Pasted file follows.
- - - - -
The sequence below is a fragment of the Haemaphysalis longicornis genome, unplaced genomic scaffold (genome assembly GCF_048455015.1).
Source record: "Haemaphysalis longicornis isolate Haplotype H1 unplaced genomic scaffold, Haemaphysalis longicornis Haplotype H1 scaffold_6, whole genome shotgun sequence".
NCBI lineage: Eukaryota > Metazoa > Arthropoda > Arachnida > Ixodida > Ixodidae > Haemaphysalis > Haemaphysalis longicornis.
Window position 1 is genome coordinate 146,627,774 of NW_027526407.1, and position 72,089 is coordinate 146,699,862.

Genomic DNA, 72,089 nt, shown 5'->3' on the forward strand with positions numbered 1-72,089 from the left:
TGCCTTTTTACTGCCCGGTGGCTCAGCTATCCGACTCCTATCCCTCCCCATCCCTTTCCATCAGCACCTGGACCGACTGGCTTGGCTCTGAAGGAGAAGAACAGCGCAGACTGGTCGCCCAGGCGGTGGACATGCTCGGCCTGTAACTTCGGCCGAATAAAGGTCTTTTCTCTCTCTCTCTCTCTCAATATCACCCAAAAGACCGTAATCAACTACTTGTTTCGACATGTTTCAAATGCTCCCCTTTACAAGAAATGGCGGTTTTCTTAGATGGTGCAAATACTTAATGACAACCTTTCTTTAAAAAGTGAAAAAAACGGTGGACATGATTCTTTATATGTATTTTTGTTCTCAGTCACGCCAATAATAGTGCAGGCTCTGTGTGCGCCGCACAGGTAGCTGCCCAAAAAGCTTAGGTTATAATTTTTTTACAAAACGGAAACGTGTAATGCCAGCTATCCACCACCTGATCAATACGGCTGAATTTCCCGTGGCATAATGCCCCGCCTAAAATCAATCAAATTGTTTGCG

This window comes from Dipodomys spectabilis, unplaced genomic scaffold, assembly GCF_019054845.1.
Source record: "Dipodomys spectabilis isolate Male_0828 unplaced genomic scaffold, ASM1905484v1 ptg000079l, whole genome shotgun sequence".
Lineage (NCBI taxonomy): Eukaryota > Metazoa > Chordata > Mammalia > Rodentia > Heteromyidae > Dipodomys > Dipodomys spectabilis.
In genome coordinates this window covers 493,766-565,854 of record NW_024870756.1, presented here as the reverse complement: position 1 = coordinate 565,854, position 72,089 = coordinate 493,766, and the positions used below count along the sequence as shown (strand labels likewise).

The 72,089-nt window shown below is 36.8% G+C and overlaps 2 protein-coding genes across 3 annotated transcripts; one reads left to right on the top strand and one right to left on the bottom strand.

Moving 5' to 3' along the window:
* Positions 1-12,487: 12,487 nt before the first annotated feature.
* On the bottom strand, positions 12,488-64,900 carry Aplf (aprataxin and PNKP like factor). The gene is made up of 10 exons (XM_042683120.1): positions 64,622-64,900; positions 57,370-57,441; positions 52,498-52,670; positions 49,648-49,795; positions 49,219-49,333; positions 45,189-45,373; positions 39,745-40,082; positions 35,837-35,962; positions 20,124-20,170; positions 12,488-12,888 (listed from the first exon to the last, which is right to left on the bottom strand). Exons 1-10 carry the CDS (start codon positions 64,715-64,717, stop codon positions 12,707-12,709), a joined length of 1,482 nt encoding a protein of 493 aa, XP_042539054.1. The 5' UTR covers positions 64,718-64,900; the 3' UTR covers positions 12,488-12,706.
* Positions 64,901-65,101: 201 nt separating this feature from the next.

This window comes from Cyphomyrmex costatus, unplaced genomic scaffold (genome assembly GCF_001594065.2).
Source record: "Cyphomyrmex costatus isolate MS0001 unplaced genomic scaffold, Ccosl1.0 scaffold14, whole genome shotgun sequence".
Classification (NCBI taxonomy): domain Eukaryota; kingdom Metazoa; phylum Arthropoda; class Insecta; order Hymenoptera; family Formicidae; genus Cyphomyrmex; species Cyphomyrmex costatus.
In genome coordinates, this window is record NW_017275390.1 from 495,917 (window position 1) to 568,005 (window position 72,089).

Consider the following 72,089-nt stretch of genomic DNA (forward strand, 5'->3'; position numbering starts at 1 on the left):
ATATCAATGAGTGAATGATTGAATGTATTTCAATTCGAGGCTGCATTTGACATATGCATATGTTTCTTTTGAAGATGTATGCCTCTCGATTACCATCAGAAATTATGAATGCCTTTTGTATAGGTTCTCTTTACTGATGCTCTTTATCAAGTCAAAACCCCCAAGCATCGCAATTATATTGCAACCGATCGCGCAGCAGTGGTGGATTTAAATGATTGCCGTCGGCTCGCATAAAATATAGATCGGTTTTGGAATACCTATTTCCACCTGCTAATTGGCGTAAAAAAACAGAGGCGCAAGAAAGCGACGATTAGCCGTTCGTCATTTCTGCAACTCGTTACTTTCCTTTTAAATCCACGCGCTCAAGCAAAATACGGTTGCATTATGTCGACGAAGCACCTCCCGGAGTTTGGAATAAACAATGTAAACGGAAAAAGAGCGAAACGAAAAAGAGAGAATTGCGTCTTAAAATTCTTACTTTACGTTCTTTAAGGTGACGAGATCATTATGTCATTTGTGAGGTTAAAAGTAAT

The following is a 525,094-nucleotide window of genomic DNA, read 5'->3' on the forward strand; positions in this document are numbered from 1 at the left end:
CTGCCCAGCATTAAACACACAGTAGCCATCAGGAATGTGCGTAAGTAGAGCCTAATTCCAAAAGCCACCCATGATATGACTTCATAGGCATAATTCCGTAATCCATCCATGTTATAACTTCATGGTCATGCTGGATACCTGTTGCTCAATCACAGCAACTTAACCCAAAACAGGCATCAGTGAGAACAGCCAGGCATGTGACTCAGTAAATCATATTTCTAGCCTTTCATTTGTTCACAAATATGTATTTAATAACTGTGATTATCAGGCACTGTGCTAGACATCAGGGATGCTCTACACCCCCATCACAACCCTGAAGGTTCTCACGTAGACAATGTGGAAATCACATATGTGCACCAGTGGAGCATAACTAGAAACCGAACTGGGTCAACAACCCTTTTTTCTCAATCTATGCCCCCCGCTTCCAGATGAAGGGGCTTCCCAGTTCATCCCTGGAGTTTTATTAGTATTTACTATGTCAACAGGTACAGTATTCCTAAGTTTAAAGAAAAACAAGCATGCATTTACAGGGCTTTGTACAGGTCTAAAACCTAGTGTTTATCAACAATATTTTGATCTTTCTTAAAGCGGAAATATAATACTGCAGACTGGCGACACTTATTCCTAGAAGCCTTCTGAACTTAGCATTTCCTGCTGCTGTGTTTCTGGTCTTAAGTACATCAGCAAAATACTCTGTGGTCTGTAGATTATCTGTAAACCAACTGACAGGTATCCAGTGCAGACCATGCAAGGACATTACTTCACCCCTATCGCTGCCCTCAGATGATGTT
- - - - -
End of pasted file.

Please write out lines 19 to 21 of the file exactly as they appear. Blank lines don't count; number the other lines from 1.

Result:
In genome coordinates, this window is record NW_017275390.1 from 495,917 (window position 1) to 568,005 (window position 72,089).

Consider the following 72,089-nt stretch of genomic DNA (forward strand, 5'->3'; position numbering starts at 1 on the left):
ATATCAATGAGTGAATGATTGAATGTATTTCAATTCGAGGCTGCATTTGACATATGCATATGTTTCTTTTGAAGATGTATGCCTCTCGATTACCATCAGAAATTATGAATGCCTTTTGTATAGGTTCTCTTTACTGATGCTCTTTATCAAGTCAAAACCCCCAAGCATCGCAATTATATTGCAACCGATCGCGCAGCAGTGGTGGATTTAAATGATTGCCGTCGGCTCGCATAAAATATAGATCGGTTTTGGAATACCTATTTCCACCTGCTAATTGGCGTAAAAAAACAGAGGCGCAAGAAAGCGACGATTAGCCGTTCGTCATTTCTGCAACTCGTTACTTTCCTTTTAAATCCACGCGCTCAAGCAAAATACGGTTGCATTATGTCGACGAAGCACCTCCCGGAGTTTGGAATAAACAATGTAAACGGAAAAAGAGCGAAACGAAAAAGAGAGAATTGCGTCTTAAAATTCTTACTTTACGTTCTTTAAGGTGACGAGATCATTATGTCATTTGTGAGGTTAAAAGTAAT